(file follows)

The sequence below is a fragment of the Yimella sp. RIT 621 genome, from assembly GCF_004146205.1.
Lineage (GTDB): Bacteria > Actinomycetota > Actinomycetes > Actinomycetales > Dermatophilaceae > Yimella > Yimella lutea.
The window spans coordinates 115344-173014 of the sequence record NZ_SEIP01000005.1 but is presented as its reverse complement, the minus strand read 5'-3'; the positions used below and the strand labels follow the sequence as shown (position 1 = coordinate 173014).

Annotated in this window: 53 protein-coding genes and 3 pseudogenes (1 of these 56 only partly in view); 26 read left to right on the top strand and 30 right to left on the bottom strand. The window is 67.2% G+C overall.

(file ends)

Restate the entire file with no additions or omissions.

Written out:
The sequence below is a fragment of the Yimella sp. RIT 621 genome, from assembly GCF_004146205.1.
Lineage (GTDB): Bacteria > Actinomycetota > Actinomycetes > Actinomycetales > Dermatophilaceae > Yimella > Yimella lutea.
The window spans coordinates 115344-173014 of the sequence record NZ_SEIP01000005.1 but is presented as its reverse complement, the minus strand read 5'-3'; the positions used below and the strand labels follow the sequence as shown (position 1 = coordinate 173014).

Annotated in this window: 53 protein-coding genes and 3 pseudogenes (1 of these 56 only partly in view); 26 read left to right on the top strand and 30 right to left on the bottom strand. The window is 67.2% G+C overall.